The Hop Yard Hobo - Part 2
Continued from Part 1, written by my late father (1900-1977)
From San Francisco I hitch-hiked to Los Angeles. Luckily I made the trip in two days on Highway 101. I found everything normal after the disastrous quake. I found, also, that there was no chance for an outsider to get work. I never saw much of the damage done by the quake, since the curious were prevented from going into the damaged area.
I stayed only overnight in Los Angeles and left the next morning on Highway 99, hitch-hiking to Oregon. I had an invitation from a friend of mine south of Roseburg to come up and live the life of Riley with him on his Cow Creek Ranch. I made fair time. I picked up some money by helping truck drivers load and unload. Part of the time I drove for some tourists who were worn out with too many hours at the wheel. That seemed funny to me, after having seen so many thousands out of work. It was true, nevertheless. My being a registered California chauffeur perhaps accounted for some of my lucky rides. I arrived at Azalea, Oregon, in about seven days -- on the nineteenth of March, to be exact. Here I learned that my friend, W.I. Schultz, (I call him Billy) lived twenty-two miles up Cow Creek. With no chance of a ride on Sunday, I walked all of the way. When I arrived, Billy was doing the chores on his timber, stock, and hay ranch.
Mr. Schultz was happy to see me. He was expecting me, since I had written him I was on the way. Billy and I had become good friends while working on a construction job in Bradley, California, five years before. Billy had been a boomer like myself, except that he was an efficient steam shovel and drudge engineer. He had spent some time working as a rigging boss, a labor foreman, and superintendent of oilfield rig construction. But he had tired of the drifting life and had bought this isolated ranch, where he lives on the fat of the land. This living consists of what he raises, plus grouse, deer, and fish in season.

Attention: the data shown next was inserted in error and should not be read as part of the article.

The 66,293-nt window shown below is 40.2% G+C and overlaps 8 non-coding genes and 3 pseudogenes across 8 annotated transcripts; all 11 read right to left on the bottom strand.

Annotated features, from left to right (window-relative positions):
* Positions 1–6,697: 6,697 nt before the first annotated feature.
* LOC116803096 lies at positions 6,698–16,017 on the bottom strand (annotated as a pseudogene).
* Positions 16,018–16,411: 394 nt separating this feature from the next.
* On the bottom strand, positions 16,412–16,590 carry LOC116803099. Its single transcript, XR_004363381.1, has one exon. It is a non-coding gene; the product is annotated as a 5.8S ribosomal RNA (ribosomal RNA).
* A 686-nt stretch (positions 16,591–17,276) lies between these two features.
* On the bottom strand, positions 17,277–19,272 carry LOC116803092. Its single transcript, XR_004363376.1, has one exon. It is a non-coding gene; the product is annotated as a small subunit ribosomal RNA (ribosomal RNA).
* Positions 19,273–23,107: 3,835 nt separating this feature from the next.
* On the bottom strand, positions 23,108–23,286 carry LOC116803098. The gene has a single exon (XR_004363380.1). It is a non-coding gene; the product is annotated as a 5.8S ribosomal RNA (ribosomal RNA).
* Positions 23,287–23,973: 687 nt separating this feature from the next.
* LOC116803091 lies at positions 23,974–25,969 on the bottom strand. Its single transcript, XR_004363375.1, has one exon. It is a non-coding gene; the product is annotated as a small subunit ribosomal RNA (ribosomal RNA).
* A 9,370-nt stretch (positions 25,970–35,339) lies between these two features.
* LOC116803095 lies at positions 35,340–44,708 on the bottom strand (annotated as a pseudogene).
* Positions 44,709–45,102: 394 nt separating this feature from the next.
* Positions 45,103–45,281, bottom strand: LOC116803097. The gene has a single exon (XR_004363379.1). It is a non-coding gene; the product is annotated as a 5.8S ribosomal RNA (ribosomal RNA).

Billy's 33 acres of cleared land produces anything that grows in the wonderful climate of Western Oregon. It raises succulent vegetables, lettuce, cabbage, carrots, potatoes, raspberries, strawberries, loganberries, apples and pears. Add do this chickens, bees, and cows. The only thing lacking for perfect existence was a wife and some kiddies. But, Billy says he has embarked on the stormy sea of matrimony four times and every time the ship was wrecked. The next time, he says, the woman would have to own the ship and be a good pilot.
I stayed with Billy until the last of April. We surely lived the life of Riley. I helped with the chores, mostly milking. He had a small herd of ten or twelve cows, eight of which he was milking. We put in our time building fences, cutting a good supply of wood, splitting a few shakes, cutting posts and erecting a hay barn of long, straight fir poles. Billy is a good cook and we enjoyed sourdough flapjacks done to a delicate brown, plenty of eggs from his dozen hens, various kinds of fruit with cream, and oh Boy!, the finest of canned venison. A living fit for a king, eh, what?
Billy was a man of about forty-five years. He was a great reader and had travelled over all of the United States, Canada, India, and South America. We talked politics, religion, business, marriage, and what not. We recounted our old experiences as well as the New Deal of the President. Time flowed so serenely that one soon forgot the crime, the misery and the starvation existing in the crowded places of mankind.
By the twenty-fifth of April the time had come to tell Billy goodbye.